In the United States, nearly 800,000 people suffer from a stroke each year, some proving deadly. A stroke occurs when the oxygen supply is cut off or interrupted from the brain. Stroke symptoms include paralysis in the face, arm or leg, sudden weakness on one side of the body and the sudden inability to speak. Being able to recognize the warning signs of a stroke can help save your life in the case of an emergency. Conventional stroke treatment varies, but there are plenty of natural ways to help your body recover.
Types of Stroke
- Ischemic Stroke: Occurs when blood vessels in the brain or neck are blocked, cutting off the circulation of blood and oxygen to the brain. Leading causes include thrombosis, embolism and stenosis.
- Hemorrhagic Stroke: Account for 10-15% of stroke cases, but 30-60% of stroke-related deaths. Occurs when a blood vessel ruptures, leaking blood into the brain, due to an aneurysm or arteriovenous malformation.
Stroke Causes and Risk Factors
- High blood pressure
- Being overweight
- Family history of strokes
- High cholesterol
- Alcohol abuse
- Drug use
- Sleep disorders
- Vitamin D deficiency
- Using artificial sweeteners
The word “FAST” can help you remember the warning signs of a stroke. FAST stands for:
- Face: Smile into the mirror does one side of the face droop?
- Arms: Raise both arms above your head, does one drift or fall, or is one arm unable to raise?
- Speech: Repeat a simple phrase, is the speech slurred or strange?
- Time: If you recognize any of these warning signs of a stroke, dial 911 immediately.
Other stroke symptoms include:
- Headache that is unusual and severe
- Inability to speak
- Sudden weakness on one side of the body
- Paralysis in the face, arm or leg
- Sudden numbness or tingling in any part of the body, including the face
- Severe muscle stiffness that comes on rapidly
- Unsteady walk or poor balance resulting in staggering, weaving or veering
- Vision loss, blurred vision, double vision or trouble focusing
- Dizziness, nausea and vomiting
- Irregular breathing
- Confusion and memory loss
- Loss of consciousness
Rehabilitation — Warning Signs
Rehabilitation for stroke treatment may include physical therapists, occupational therapists, speech therapists, psychologists and more. Therapy can help stroke survivors improve physical function, cognitive thinking, communication and coping skills.
Studies have shown that exercising regularly can help reduce your risk for a stroke. After a stroke, physical activity can help improve balance and coordination while building strength. Follow the exercise plan given to you by your therapist.
Black or Green Tea
Research has shown that drinking at least three cups of black or green tea daily can reduce your risk of having a stroke. After a stroke, black and green tea can help boost heart health, lower stress levels, improve blood sugar levels and reduce your risk of additional strokes.
While many stroke survivors experience vision loss, eye exercises may help improve vision. Exercises may include computer games designed to enhance vision or word search puzzles.
A study published in the Journal of Bodywork and Movement Therapies found that participants who did Pilates twice a week for nine months showed improved balance, posture and extremity strength. Find a certified Pilates instructor to help with balance and other stroke symptoms.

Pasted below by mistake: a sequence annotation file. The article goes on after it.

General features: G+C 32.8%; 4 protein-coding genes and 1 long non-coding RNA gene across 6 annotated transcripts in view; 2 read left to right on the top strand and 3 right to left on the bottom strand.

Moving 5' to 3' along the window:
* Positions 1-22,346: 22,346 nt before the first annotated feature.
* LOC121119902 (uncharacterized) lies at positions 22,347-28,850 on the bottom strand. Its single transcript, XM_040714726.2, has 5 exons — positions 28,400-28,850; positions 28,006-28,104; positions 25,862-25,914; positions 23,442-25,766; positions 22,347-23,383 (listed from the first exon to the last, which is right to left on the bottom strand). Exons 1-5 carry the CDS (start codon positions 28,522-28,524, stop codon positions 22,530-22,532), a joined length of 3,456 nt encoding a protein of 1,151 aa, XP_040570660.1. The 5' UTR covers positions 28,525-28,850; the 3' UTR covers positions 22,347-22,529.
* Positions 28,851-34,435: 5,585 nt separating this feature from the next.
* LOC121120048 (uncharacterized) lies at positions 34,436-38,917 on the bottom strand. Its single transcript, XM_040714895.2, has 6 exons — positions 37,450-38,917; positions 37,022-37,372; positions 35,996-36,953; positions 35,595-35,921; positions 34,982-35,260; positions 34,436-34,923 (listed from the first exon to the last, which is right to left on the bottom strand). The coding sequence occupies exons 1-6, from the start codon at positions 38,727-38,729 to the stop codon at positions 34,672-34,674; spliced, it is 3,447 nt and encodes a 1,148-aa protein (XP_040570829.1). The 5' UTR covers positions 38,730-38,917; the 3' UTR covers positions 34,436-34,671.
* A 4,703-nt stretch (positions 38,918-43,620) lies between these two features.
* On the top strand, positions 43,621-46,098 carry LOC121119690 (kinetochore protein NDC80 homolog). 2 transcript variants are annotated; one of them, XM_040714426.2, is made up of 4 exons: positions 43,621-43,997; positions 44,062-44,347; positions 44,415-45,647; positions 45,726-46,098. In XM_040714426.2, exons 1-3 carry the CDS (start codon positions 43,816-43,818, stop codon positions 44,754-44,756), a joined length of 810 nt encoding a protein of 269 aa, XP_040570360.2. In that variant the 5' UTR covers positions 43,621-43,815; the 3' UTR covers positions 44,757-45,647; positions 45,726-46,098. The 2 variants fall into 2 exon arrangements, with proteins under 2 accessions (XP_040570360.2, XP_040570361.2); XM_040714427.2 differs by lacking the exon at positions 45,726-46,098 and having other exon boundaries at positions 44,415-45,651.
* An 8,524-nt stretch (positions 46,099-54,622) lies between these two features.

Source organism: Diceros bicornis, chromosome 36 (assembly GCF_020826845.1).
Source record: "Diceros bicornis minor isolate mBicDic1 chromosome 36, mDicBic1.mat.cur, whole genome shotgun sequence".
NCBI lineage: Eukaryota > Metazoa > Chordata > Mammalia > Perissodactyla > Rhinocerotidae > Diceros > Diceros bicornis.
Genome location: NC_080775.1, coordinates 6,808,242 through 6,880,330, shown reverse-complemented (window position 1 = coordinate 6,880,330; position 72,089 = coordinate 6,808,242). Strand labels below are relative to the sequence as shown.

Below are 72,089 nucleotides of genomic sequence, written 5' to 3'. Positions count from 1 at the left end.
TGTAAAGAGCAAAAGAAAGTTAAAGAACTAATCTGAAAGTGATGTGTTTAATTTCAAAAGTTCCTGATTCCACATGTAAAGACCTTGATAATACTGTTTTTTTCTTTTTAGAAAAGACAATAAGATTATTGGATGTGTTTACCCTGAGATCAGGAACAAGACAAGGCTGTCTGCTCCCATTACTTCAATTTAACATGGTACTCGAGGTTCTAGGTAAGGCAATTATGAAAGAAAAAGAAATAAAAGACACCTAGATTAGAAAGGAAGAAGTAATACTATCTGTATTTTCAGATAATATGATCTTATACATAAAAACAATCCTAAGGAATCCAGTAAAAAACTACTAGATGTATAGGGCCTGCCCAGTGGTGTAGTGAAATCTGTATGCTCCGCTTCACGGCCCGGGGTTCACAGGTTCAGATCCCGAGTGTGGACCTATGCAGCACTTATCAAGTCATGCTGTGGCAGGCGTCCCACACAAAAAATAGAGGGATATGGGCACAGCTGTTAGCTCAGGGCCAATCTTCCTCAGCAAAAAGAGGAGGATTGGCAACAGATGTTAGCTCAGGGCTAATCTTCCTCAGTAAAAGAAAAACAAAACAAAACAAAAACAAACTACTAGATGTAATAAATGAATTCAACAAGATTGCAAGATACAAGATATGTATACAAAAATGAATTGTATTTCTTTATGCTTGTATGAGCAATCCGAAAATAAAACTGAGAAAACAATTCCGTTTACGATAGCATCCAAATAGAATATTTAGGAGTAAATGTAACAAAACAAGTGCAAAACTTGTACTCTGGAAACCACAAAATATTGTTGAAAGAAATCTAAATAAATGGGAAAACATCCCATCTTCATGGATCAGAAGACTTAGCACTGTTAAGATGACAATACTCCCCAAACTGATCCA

High LDL levels are a major risk factor for a stroke. Research has shown that pomegranate juice can help lower LDL levels while protecting against inflammation, improving memory and boosting heart health. Drink up to eight ounces each day as part of your stroke treatment.
Sleep disorders are considered a risk factor for strokes. To help get a better night’s rest, turn off all electronics at least 30 minutes before bedtime. Make sure your room is cool and dark, and sprinkle lavender oil on your pillow and sheets to help fight insomnia.
Diabetes can significantly raise your risk of suffering from a stroke. To help keep your blood sugar levels within the normal range, eliminate refined sugars, grains and alcohol from your diet, and incorporate more high-fiber foods.
Many stroke survivors may battle with mental fatigue, anxiety and depression. Research has shown that meditation can help improve sleep quality, memory, focus and mental performance, while increasing happiness and lowering anxiety.
Studies have shown that yoga can help improve physical, mental and emotional function for stroke survivors. When you engage in yoga, GABA is released in the brain, which helps reduce anxiety. Yoga can also help improve muscle control and emotion balance.
A study published in the journal Atherosclerosis found that patients who didn’t follow a Mediterranean Diet were more likely to suffer from a stroke than those who did. A Mediterranean diet is full of fresh fruits and vegetables, beans and legumes, whole grains, and healthy fats including nuts, seeds and olive oil.
Acupuncture has been used for centuries in traditional Chinese medicine for a variety of ailments. Stroke survivors can benefit from acupuncture’s ability to boost circulation, relieve pain and reduce anxiety.
A Vitamin D deficiency is considered a risk factor for strokes. Spending time outdoors each day and/or supplementing with Vitamin D can help prevent strokes and improve cognitive functioning.
A recent study found that stroke survivors who participated in music and rhythm therapy experienced a 38% improvement on the stroke recovery scale, which includes improvements in grip, strength, cognition and balance. The study suggests that music therapy may be especially beneficial for stroke survivors because it helps to reduce stroke symptoms. (Warning Signs)